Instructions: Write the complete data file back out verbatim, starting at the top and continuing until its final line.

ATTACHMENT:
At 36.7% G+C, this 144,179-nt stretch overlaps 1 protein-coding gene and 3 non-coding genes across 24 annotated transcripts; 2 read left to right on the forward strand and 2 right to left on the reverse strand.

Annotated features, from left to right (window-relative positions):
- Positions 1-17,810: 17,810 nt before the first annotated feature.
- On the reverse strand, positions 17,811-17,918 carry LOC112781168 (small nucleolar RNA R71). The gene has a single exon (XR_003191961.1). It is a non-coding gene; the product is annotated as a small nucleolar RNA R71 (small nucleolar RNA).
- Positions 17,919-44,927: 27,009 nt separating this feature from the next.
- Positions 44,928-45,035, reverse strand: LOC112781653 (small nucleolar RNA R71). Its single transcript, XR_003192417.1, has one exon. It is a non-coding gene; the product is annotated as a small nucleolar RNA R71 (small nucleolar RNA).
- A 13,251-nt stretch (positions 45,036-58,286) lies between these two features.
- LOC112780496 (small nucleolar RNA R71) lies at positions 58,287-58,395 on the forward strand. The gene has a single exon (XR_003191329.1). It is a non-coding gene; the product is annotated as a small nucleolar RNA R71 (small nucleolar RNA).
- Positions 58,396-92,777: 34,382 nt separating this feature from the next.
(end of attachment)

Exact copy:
At 36.7% G+C, this 144,179-nt stretch overlaps 1 protein-coding gene and 3 non-coding genes across 24 annotated transcripts; 2 read left to right on the forward strand and 2 right to left on the reverse strand.

Annotated features, from left to right (window-relative positions):
- Positions 1-17,810: 17,810 nt before the first annotated feature.
- On the reverse strand, positions 17,811-17,918 carry LOC112781168 (small nucleolar RNA R71). The gene has a single exon (XR_003191961.1). It is a non-coding gene; the product is annotated as a small nucleolar RNA R71 (small nucleolar RNA).
- Positions 17,919-44,927: 27,009 nt separating this feature from the next.
- Positions 44,928-45,035, reverse strand: LOC112781653 (small nucleolar RNA R71). Its single transcript, XR_003192417.1, has one exon. It is a non-coding gene; the product is annotated as a small nucleolar RNA R71 (small nucleolar RNA).
- A 13,251-nt stretch (positions 45,036-58,286) lies between these two features.
- LOC112780496 (small nucleolar RNA R71) lies at positions 58,287-58,395 on the forward strand. The gene has a single exon (XR_003191329.1). It is a non-coding gene; the product is annotated as a small nucleolar RNA R71 (small nucleolar RNA).
- Positions 58,396-92,777: 34,382 nt separating this feature from the next.